I started a Code Club at my son’s local primary school in May 2013. The number of members has varied quite a lot from a high of 19 at the beginning down to a core of six at the end of last term. Numbers should go back up to around twelve after the summer break when we get a new influx.
Over the last eighteen months or so I’ve developed a set of hints that could be of help to anyone setting up their own Code Club, can be downloaded here. I also presented along with my son at the 2014 Scottish Ruby conference details here
Code Club Tips
- Ensure scratch is installed on all the computers we’ve been using version 1.4 as most of the machines were pretty old.
- Keep the atmosphere light and informal if you can. I allow the pupils to call me by my first name which I think helps with this.
- Print the worksheets in colour, one for each pupil.
- I like to Laminate certificates.
- Laminate the cue cards to make them more durable.
- Don’t jump in straight away to give a pupil the answer to a problem / bug encourage them to find the solution themselves it’s often just a case of reading the instruction again.
- As the term progresses get the more able pupils to assist the less able ones but make sure they are teaching how to do something not just doing it for them.
- Watch for pupils spending excessive amounts of time on art work, they may need some individual attention to help them understand what they are doing.
- Add other things into the lessons if you can to show other aspects of coding. For example we have built a Makey Makey piano, played a little with Arduino, built a basic robot and experimented with a Sphero. The Sphero website has got it’s own lesson plans for teaching things like time and distance and angles.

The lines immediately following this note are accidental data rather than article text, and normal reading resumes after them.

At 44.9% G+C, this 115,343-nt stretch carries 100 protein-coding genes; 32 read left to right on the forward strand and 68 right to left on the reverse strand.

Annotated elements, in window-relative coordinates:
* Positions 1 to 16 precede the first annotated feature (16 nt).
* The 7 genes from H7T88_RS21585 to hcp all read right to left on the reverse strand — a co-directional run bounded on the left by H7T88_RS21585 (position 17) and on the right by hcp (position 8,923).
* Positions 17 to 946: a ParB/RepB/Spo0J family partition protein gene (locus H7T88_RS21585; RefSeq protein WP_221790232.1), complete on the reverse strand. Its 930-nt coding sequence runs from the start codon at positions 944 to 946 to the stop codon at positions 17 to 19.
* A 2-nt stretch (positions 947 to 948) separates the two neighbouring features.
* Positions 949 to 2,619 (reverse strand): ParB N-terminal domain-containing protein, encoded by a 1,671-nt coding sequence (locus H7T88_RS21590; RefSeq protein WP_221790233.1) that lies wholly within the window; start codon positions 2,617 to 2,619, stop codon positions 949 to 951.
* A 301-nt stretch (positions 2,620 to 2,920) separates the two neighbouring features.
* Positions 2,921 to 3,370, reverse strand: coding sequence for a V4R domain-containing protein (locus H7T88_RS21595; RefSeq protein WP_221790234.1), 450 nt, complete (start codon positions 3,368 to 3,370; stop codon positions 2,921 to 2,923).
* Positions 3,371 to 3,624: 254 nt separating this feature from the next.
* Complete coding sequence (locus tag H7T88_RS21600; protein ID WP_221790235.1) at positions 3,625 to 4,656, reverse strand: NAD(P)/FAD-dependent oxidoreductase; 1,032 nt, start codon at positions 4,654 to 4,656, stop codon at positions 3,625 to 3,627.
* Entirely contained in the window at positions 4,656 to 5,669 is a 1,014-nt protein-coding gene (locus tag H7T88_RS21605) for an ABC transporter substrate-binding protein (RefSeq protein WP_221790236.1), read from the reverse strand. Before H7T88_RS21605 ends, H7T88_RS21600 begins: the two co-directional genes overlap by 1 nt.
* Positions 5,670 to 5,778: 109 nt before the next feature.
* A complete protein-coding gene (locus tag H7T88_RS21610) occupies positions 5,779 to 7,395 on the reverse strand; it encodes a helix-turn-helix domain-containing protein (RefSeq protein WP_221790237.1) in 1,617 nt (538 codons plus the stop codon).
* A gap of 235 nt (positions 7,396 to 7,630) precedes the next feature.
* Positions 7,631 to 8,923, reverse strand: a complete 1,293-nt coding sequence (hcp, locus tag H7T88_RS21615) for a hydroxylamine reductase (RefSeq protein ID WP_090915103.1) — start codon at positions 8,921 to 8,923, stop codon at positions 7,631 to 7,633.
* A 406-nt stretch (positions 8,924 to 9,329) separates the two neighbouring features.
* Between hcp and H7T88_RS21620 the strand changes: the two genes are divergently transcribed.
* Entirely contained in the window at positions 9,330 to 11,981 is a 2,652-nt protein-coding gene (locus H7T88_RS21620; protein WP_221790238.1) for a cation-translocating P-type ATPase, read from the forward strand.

- The best age range for me has been P5 – P7.
- Reading the instructions fully for each stage of a worksheet seems to be the biggest problem and comprehension can be an issue for younger pupils.
- When I’ve had a classroom assistant they have often been best used making sure that pupils are properly reading the worksheets and explaining what some words mean.
- Discipline hasn’t generally been an issue but I have explained that my rules are different to the normal school one’s. I don’t operate a levels system and anyone causing excessive disruption will be asked to leave.
In addition to the materials provided by Code Club I’ve also introduced them to a number of other technologies including
A couple of the members built some simple circuits based on an Arduino UNO and at the end of the Summer term we built a small robot.
The whole class spent a lesson building Brushbots and then competing against each other with them
We built a Banana piano using a Makey Makey and Scratch
We built this robot as a group. The robot uses an Arduino with a motor controller and a ping sensor to detect objects which it tries to avoid. I explained to them how each of the individual parts worked and the associated code before assembling it all together.
I won a Sphero at the 2014 Scottish Ruby conference and have used it in a number of lessons. The Sphero can be controlled by a smartphone or tablet. We have been using my iPad for this. The kids work in teams of two or three and use the lesson plans provided by the Sphero team. So far they have learned about Speed, Distance and time as well as angles.
We received a number of Raspberry Pi’s from Google and the Raspberry Pi foundation. We are currently in the process of building a Robot with a camera and two motors controlled by an iPhone.
DIY Gamer Kit
We applied for a set of DIY Gamer Kit’s from Code Club and “Technology Will Save Us” I’m glad to say we were awarded a total of seven kits. Six for the club and one for myself to build . With the help of my son we have built the first kit and he made a small animation.